Knoll employed a team of four national firms (Sonnenschein, Nath & Rosenthal; Pillsbury, Madison & Sutro; Baker & Bows; and Mayer, Brown & Platt) to defend itself in the two class action lawsuits formed from a consolidation of over seventy separate suits. Knoll's in-house legal staff, headed by Thomas Allman and Moira Brophy, collected defense invoices and forwarded them to their accounting department for payment from a Knoll account. it is undisputed that Knoll contemporaneously paid each of the invoices for which it seeks indemnification and that no other entity besides Knoll paid these defense costs. (R. 121-1, Pl.'s Mot. for Summ. J. on Count II, Ex. C.)

During the underlying Synthroid Marketing litigation, Knoll sent copies of the complaints that it received to Defendant Insurers, requesting a defense under the policies. Defendant Insurers, however, refused to defend Knoll and never sought a declaratory judgment to determine whether such a duty existed. Rather, they maintained their positions that the claims submitted were not covered under the policies. The amount of time and investigation spent assessing their coverage obligations is disputed. As we determined in Knoll I, a duty to defend Knoll in the underlying suits did in fact exist Knoll I, 152 F. Supp.2d at 1029. We also determined, however, that Defendant Insurers' positions denying this duty were reasonable and that the issues presented in this defense were novel in Illinois. See id. at 1035-37. Presently before the Court are Knoll's motion for summary judgment seeking money damages from Automobile and National Union for breach of contract, and the parties' cross-motions for summary judgment regarding Knoll's request for Illinois Insurance Code Section 155 sanctions.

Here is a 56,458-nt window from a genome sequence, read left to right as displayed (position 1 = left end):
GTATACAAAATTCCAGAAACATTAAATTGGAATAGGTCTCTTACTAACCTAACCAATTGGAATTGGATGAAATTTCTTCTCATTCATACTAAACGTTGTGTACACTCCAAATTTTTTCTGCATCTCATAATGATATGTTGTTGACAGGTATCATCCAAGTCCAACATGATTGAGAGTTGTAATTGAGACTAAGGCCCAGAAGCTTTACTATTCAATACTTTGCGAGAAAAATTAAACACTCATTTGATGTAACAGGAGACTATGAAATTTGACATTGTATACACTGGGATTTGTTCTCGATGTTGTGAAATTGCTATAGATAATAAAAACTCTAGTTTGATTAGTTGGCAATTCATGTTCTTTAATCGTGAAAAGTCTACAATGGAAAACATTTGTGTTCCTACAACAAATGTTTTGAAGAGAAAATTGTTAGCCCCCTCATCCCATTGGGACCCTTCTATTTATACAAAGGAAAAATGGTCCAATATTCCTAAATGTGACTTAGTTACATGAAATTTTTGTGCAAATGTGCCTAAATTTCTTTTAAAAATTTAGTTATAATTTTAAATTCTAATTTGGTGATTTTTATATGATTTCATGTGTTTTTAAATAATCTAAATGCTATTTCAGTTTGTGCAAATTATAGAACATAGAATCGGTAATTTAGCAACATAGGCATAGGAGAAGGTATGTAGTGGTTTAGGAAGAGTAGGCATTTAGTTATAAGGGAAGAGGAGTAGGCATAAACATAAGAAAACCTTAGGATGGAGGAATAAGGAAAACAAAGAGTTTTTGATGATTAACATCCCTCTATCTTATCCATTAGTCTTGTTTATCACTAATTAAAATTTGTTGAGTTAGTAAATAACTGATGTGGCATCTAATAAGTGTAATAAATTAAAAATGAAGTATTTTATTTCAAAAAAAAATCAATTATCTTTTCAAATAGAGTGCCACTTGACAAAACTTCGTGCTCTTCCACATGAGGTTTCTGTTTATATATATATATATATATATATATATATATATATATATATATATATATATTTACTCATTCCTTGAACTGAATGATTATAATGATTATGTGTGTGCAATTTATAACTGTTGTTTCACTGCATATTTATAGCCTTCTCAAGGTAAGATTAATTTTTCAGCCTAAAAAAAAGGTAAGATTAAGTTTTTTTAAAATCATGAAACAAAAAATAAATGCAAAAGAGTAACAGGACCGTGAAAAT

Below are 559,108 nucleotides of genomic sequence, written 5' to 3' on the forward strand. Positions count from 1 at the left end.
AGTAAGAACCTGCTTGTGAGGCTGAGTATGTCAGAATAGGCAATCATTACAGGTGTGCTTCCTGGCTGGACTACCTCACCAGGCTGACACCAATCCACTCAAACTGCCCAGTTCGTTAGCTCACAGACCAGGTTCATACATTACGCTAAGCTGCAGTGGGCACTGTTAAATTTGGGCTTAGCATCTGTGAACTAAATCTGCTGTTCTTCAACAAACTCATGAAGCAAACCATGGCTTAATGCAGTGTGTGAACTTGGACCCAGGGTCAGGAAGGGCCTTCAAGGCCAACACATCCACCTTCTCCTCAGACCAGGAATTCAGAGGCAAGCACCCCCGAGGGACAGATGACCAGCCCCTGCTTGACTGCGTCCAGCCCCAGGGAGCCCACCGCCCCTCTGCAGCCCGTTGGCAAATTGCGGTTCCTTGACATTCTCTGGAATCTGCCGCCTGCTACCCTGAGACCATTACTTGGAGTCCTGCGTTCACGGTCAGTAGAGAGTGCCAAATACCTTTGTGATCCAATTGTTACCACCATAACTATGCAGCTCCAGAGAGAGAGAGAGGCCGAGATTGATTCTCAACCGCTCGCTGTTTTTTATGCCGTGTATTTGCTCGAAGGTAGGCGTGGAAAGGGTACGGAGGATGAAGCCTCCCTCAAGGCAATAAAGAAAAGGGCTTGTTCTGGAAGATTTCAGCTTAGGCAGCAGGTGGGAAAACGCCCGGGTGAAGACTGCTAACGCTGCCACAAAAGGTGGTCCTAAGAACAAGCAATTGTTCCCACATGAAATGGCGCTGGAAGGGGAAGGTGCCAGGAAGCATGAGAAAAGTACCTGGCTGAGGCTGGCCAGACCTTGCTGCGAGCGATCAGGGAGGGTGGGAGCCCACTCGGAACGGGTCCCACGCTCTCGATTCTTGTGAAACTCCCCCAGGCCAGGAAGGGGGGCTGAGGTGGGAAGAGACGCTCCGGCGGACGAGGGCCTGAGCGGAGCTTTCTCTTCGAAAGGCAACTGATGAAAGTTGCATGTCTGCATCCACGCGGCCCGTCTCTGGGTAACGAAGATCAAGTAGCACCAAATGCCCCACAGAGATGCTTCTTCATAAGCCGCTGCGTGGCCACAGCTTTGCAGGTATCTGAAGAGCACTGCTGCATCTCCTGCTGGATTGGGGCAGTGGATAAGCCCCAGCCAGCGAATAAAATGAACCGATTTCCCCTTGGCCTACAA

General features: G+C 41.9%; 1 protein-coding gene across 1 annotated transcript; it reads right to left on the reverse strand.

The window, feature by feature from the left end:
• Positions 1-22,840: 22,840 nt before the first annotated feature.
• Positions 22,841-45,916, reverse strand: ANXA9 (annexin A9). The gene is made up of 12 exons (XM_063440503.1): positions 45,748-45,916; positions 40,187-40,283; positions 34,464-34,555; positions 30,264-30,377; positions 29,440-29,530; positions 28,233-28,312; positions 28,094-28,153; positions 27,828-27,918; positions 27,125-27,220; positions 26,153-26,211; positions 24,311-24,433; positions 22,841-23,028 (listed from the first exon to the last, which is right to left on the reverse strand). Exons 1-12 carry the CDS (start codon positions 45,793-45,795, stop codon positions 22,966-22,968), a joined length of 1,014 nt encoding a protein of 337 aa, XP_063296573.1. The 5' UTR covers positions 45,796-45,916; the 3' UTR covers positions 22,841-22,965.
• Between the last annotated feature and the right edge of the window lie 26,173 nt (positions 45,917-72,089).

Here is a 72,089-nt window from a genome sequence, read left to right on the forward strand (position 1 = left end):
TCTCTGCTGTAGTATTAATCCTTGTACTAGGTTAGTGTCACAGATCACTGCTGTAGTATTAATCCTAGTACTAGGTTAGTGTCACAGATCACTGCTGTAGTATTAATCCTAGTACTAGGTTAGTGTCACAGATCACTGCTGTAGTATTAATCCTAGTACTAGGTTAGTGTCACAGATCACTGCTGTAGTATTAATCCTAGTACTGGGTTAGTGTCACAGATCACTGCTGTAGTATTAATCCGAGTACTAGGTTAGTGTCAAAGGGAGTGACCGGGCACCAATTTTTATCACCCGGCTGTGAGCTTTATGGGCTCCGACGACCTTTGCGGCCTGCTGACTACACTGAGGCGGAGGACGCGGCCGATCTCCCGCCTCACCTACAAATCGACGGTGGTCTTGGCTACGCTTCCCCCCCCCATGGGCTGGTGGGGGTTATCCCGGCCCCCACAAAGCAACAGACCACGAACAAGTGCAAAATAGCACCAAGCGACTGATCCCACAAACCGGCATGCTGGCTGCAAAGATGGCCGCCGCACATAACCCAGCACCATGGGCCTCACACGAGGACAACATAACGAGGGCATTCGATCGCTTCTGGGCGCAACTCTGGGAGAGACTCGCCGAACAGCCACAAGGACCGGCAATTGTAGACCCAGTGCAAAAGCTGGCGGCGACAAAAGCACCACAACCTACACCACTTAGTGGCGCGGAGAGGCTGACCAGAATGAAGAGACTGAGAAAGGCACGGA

STANDARD OF REVIEW

Summary judgment is appropriate "if the pleadings, depositions, answers to interrogatories, and admissions on file, together with the affidavits, if any, show that there is no genuine issue as to any material fact and that the moving party is entitled to a judgment as a matter of law." Fed. R. Civ. p. 56(c). A genuine issue for trial exists only when "the evidence is such that a reasonable jury could return a verdict for the non-moving party." Anderson v. Liberty Lobby Inc., 477 U.S. 242, 248 (1986). Accordingly, the nonmovant must "come forward with specific facts showing that there is a genuine issue for trial." Miller v. Am. Family Mut. Ins. Co., 203 F.3d 997, 1003 (7Th Cir. 2002) (quoting Matsushita Elec. Indus. Co. v. Zenith Radio Corp., 475 U.S. 574, 587 (1986)). It is not, however; the task of this Court to "scour the record" in search of a genuine issue, for we rely on the nonmoving party to identify "with reasonable particularity" the evidence that militates against summary judgment. Richard v. Combined Ins. Co. of Am., 55 F.3d 247, 251 (7th Cir. 1995).

ANALYSIS

I. Count II — Breach of Contract

We have already determined that Automobile and National Union had a duty to defend Knoll in the underlying litigation and that they breached this duty. Knoll I, 152 F. Supp.2d at 1029. Under Illinois law, when an insurance company breaches its duty to defend, the measure of the damages is the amount of the judgment against the insured up to the policy limits, the expenses incurred by the insured in defending the suit and additional damages traceable to the refusal to defend. Chandler v. Doherty, 702 N.E.2d 634, 640 (Ill. App. Ct. 1998).

A. Automobile and National Union must indemnify Knoll up to their policy limits.